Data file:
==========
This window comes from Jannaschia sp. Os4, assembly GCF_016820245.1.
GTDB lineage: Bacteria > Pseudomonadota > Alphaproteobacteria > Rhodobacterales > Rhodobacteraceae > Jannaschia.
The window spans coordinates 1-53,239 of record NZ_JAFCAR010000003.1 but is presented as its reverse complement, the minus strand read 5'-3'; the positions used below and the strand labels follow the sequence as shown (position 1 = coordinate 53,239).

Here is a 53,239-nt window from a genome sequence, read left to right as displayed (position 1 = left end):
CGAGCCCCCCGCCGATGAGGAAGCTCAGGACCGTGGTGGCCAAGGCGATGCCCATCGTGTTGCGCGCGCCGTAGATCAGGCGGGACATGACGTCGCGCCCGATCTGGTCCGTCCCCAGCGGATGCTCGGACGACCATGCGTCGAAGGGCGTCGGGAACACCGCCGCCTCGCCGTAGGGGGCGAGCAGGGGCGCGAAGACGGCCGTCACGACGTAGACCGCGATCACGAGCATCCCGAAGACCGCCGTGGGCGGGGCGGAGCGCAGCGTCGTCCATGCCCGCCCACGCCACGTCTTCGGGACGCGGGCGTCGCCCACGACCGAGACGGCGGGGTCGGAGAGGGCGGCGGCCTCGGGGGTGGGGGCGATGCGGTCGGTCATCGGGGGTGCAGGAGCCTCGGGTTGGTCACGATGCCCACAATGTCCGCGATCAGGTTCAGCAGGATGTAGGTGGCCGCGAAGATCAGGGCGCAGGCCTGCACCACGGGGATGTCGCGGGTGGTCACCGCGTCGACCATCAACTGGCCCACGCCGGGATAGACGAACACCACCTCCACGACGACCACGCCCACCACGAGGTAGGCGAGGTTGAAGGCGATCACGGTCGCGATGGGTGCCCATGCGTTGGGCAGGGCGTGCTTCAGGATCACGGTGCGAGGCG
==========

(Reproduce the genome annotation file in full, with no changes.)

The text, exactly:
This window comes from Jannaschia sp. Os4, assembly GCF_016820245.1.
GTDB lineage: Bacteria > Pseudomonadota > Alphaproteobacteria > Rhodobacterales > Rhodobacteraceae > Jannaschia.
The window spans coordinates 1-53,239 of record NZ_JAFCAR010000003.1 but is presented as its reverse complement, the minus strand read 5'-3'; the positions used below and the strand labels follow the sequence as shown (position 1 = coordinate 53,239).

Here is a 53,239-nt window from a genome sequence, read left to right as displayed (position 1 = left end):
CGAGCCCCCCGCCGATGAGGAAGCTCAGGACCGTGGTGGCCAAGGCGATGCCCATCGTGTTGCGCGCGCCGTAGATCAGGCGGGACATGACGTCGCGCCCGATCTGGTCCGTCCCCAGCGGATGCTCGGACGACCATGCGTCGAAGGGCGTCGGGAACACCGCCGCCTCGCCGTAGGGGGCGAGCAGGGGCGCGAAGACGGCCGTCACGACGTAGACCGCGATCACGAGCATCCCGAAGACCGCCGTGGGCGGGGCGGAGCGCAGCGTCGTCCATGCCCGCCCACGCCACGTCTTCGGGACGCGGGCGTCGCCCACGACCGAGACGGCGGGGTCGGAGAGGGCGGCGGCCTCGGGGGTGGGGGCGATGCGGTCGGTCATCGGGGGTGCAGGAGCCTCGGGTTGGTCACGATGCCCACAATGTCCGCGATCAGGTTCAGCAGGATGTAGGTGGCCGCGAAGATCAGGGCGCAGGCCTGCACCACGGGGATGTCGCGGGTGGTCACCGCGTCGACCATCAACTGGCCCACGCCGGGATAGACGAACACCACCTCCACGACGACCACGCCCACCACGAGGTAGGCGAGGTTGAAGGCGATCACGGTCGCGATGGGTGCCCATGCGTTGGGCAGGGCGTGCTTCAGGATCACGGTGCGAGGCG